Congress

Report: Reconciliation Delayed to December

SK Ashby
Written by SK Ashby

I had no intention of leaving this space blank last week, but there simply wasn't a damn thing happening in the world while both chambers of Congress were on recess.

Unfortunately -- or fortunately depending on your perspective -- we can expect to see more of the same over the next couple weeks including the Thanksgiving holiday.

Politico reports that action including potential floor votes on the large reconciliation spending bill have been delayed until December because passage of the annual National Defense Authorization Act (NDAA) is now the highest priority.

“Due to the House pushing back consideration of the [Build Back Better Act ] to the week of November 15th, it is likely that the Senate considers the NDAA this upcoming week as we await House passage of the BBBA,” Schumer told Democrats in a Dear Colleague letter on Sunday morning. After one week in session, Congress is scheduled for a Thanksgiving break next weekend. [...]

Though reconciliation continues to hang over Schumer’s caucus, moving to NDAA will pacify some restive Democrats. House Armed Services Chair Adam Smith (D-Wash.) has criticized Schumer for not moving more quickly to the bill, and several Democrats on the Senate’s Armed Services Committee have privately lobbied Schumer for action.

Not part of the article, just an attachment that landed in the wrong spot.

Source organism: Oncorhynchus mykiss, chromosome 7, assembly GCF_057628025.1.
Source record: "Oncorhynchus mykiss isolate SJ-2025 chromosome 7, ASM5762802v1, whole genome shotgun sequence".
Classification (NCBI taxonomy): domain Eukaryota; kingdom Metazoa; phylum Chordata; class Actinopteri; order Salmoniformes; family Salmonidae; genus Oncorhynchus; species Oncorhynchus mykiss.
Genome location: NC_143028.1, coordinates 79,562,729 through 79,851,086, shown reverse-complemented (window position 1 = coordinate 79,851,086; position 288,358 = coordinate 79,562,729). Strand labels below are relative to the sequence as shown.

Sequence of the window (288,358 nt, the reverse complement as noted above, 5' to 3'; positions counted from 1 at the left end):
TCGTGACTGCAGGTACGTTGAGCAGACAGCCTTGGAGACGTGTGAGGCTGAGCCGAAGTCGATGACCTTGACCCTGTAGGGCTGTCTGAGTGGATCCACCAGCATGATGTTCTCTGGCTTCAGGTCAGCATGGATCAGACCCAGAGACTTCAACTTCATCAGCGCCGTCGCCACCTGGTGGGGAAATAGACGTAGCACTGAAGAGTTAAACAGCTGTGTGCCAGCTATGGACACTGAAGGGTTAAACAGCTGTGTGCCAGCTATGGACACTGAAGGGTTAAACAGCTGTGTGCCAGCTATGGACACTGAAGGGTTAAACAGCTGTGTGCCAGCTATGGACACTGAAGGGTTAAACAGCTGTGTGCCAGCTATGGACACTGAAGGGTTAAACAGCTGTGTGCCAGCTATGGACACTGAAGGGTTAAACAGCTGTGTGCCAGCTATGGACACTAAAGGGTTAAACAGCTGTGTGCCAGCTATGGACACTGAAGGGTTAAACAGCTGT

As routine as passage of the annual NDAA is, this year's may not be entirely ordinary.

According to Politico, Schumer wants to attach the stalled "competitiveness bill" to the NDAA and that will provide a generous amount of funding to research and development along with incentives for semiconductor manufacturers. A shortage of semiconductors which you've probably seen referred to as the "chip shortage" is one significant factor driving the inflation that's making us all crazy.

Congress must also extend funding for the federal government to avoid a shutdown on December 3rd and raise the national debt ceiling, again, but there's no reason to think Republicans will block either of those efforts. They talk a big game, but no one actually wants to push the big red button and trigger a global financial crisis. Republicans who largely represent the investor class have the most to lose by defaulting.